Multiple sclerosis (MS) is an inflammatory disease of the brain and spinal cord. It can also cause numbness, cognitive impairment, muscle spasms, depression, and visual and speech problems. Oftentimes, patients seek pain management strategies in addition to traditional drug therapies.

According to the National Institutes of Health (NIH), some research suggests pain sufferers might benefit from alternative treatments, such as acupuncture, massage therapy, yoga, cognitive behavioral therapy, or Tai Chi. Some patients can even learn how to strengthen an area of the brain that helps them mentally deal with chronic pain.


Acupuncture is an ancient form of Chinese medicine. It's based on the flow of energy, qi (chee), which circulates through 14 pathways in the body called meridians. During acupuncture, a trained acupuncturist inserts thin, disposable needles into specific points along these meridians.

The Multiple Sclerosis Society reports that roughly one-quarter of people with MS have tried acupuncture for pain, spasticity, numbness and tingling, fatigue, depression, anxiety, and bowel or bladder symptoms, and 10 to 15 percent of them plan to continue receiving acupuncture.

Unfortunately, there are few controlled scientific trials to evaluate the effectiveness of acupuncture; so much of the evidence is anecdotal. General studies of acupuncture on pain, anxiety, and depression have not typically included patients with MS, so researchers are not sure if acupuncture benefits hold true specifically for MS patients.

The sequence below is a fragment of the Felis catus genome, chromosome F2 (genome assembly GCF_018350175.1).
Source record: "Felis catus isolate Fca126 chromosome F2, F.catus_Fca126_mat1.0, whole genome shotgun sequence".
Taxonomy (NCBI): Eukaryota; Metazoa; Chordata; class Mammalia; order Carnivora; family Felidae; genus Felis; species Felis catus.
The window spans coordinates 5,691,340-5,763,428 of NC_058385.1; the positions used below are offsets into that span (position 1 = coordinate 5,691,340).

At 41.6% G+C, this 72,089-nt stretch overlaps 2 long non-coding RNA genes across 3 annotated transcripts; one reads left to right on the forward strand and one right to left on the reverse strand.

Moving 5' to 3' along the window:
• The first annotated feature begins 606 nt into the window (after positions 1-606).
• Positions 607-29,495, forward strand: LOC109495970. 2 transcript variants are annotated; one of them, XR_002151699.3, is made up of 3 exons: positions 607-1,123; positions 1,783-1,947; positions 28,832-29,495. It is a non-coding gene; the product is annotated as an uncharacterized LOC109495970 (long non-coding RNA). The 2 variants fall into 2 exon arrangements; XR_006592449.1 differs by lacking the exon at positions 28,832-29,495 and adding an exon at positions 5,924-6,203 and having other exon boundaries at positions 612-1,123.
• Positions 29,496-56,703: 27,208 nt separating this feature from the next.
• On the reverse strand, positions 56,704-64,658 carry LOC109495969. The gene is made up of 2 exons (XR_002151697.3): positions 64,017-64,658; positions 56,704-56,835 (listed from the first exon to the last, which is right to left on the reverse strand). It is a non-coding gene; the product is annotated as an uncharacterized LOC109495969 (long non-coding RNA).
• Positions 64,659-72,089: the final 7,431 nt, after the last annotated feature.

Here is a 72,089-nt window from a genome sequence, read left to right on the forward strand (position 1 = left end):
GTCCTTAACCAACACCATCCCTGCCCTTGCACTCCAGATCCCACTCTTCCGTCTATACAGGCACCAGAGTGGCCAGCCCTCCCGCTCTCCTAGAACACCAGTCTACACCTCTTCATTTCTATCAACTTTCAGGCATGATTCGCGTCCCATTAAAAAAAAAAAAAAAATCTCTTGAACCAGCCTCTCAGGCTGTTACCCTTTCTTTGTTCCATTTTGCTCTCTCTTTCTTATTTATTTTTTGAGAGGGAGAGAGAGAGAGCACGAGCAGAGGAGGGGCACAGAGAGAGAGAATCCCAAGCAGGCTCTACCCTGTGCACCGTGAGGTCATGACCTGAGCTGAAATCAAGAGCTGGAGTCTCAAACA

A recent study with a small group found that acupuncture significantly improved the quality of life for MS patients, particularly in the area of pain, depression, and mobility of the eyes. In this study, a treatment group received electroacupuncture (electrical stimulation of acupuncture needles) weekly for six weeks. The treatment group showed marked improvement over the control group. On her blog, Kristen Sparrow, MD, a Board Certified physician who researches the neurological foundations of acupuncture, says she believes this study was well executed and provided encouraging results.

Furthermore, an NIH panel has concluded that acupuncture is safe and well tolerated for most people, and may provide relief for some MS symptoms, although there is no evidence that it can reduce the frequency of MS worsening or slow the progression of the disability.

The Multiple Sclerosis Society suggests interested patients use acupuncture in conjunction with standard therapy. Tell your physician about any alternative treatments you're considering, and be sure to seek treatment from a licensed acupuncturist.



Damasceno, Alfredo, Glehn, Felipe, Brandão, Carlos O., and Quispe-Cabanillas, Juan G. “Impact of electroacupuncture on quality of life for patients with Relapsing-Remitting Multiple Sclerosis under treatment with immunomodulators: A randomized study.” BMC Complementary and Alternative Medicine 12:209 (2012). Web.

Sparrow, Kristen, MD. “ Study on Acupuncture and Multiple Sclerosis: Improves QOL.” Web. 10 November 2012.

National Institutes of Health. “Halt the Hurt!” News in NIH Health. March 2012. Web.

National MS Society. “Acupuncture.” Web.